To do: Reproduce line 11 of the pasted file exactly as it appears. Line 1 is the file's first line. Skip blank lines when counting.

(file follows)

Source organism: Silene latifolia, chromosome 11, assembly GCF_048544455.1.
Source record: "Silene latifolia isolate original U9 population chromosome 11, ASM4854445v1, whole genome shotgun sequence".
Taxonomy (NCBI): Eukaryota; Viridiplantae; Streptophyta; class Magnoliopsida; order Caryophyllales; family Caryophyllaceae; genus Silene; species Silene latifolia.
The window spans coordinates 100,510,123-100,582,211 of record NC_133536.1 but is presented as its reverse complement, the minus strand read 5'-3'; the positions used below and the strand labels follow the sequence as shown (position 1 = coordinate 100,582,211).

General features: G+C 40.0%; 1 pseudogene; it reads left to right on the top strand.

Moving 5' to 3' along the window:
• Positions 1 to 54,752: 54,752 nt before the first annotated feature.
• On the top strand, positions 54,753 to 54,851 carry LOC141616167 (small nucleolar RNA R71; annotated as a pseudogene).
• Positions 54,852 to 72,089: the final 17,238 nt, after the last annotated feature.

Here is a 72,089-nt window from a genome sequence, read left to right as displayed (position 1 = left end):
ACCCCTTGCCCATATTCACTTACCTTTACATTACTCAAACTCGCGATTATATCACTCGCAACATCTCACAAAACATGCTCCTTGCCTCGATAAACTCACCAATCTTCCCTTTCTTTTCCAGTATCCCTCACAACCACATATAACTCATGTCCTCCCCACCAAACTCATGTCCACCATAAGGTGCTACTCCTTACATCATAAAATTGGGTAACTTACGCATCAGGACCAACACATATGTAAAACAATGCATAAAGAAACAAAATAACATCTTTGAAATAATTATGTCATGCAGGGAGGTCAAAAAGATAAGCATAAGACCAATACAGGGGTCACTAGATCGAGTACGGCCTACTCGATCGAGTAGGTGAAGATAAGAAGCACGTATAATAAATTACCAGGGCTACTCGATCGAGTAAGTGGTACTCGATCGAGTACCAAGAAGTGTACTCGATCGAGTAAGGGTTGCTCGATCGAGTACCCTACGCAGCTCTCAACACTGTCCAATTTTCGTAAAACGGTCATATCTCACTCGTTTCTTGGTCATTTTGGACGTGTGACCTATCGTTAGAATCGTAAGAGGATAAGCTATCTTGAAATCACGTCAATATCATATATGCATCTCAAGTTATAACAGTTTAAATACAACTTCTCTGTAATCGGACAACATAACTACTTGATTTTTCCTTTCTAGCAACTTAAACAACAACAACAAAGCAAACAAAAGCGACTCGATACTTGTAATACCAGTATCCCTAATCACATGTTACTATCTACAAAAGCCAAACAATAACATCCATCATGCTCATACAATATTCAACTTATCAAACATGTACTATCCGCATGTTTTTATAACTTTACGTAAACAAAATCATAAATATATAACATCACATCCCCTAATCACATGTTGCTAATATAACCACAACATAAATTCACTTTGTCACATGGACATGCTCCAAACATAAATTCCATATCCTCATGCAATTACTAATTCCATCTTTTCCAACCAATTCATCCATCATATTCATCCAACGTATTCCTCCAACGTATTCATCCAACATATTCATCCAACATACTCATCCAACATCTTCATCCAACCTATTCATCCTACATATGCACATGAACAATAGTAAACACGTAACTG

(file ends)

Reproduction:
ACCCCTTGCCCATATTCACTTACCTTTACATTACTCAAACTCGCGATTATATCACTCGCAACATCTCACAAAACATGCTCCTTGCCTCGATAAACTCACCAATCTTCCCTTTCTTTTCCAGTATCCCTCACAACCACATATAACTCATGTCCTCCCCACCAAACTCATGTCCACCATAAGGTGCTACTCCTTACATCATAAAATTGGGTAACTTACGCATCAGGACCAACACATATGTAAAACAATGCATAAAGAAACAAAATAACATCTTTGAAATAATTATGTCATGCAGGGAGGTCAAAAAGATAAGCATAAGACCAATACAGGGGTCACTAGATCGAGTACGGCCTACTCGATCGAGTAGGTGAAGATAAGAAGCACGTATAATAAATTACCAGGGCTACTCGATCGAGTAAGTGGTACTCGATCGAGTACCAAGAAGTGTACTCGATCGAGTAAGGGTTGCTCGATCGAGTACCCTACGCAGCTCTCAACACTGTCCAATTTTCGTAAAACGGTCATATCTCACTCGTTTCTTGGTCATTTTGGACGTGTGACCTATCGTTAGAATCGTAAGAGGATAAGCTATCTTGAAATCACGTCAATATCATATATGCATCTCAAGTTATAACAGTTTAAATACAACTTCTCTGTAATCGGACAACATAACTACTTGATTTTTCCTTTCTAGCAACTTAAACAACAACAACAAAGCAAACAAAAGCGACTCGATACTTGTAATACCAGTATCCCTAATCACATGTTACTATCTACAAAAGCCAAACAATAACATCCATCATGCTCATACAATATTCAACTTATCAAACATGTACTATCCGCATGTTTTTATAACTTTACGTAAACAAAATCATAAATATATAACATCACATCCCCTAATCACATGTTGCTAATATAACCACAACATAAATTCACTTTGTCACATGGACATGCTCCAAACATAAATTCCATATCCTCATGCAATTACTAATTCCATCTTTTCCAACCAATTCATCCATCATATTCATCCAACGTATTCCTCCAACGTATTCATCCAACATATTCATCCAACATACTCATCCAACATCTTCATCCAACCTATTCATCCTACATATGCACATGAACAATAGTAAACACGTAACTG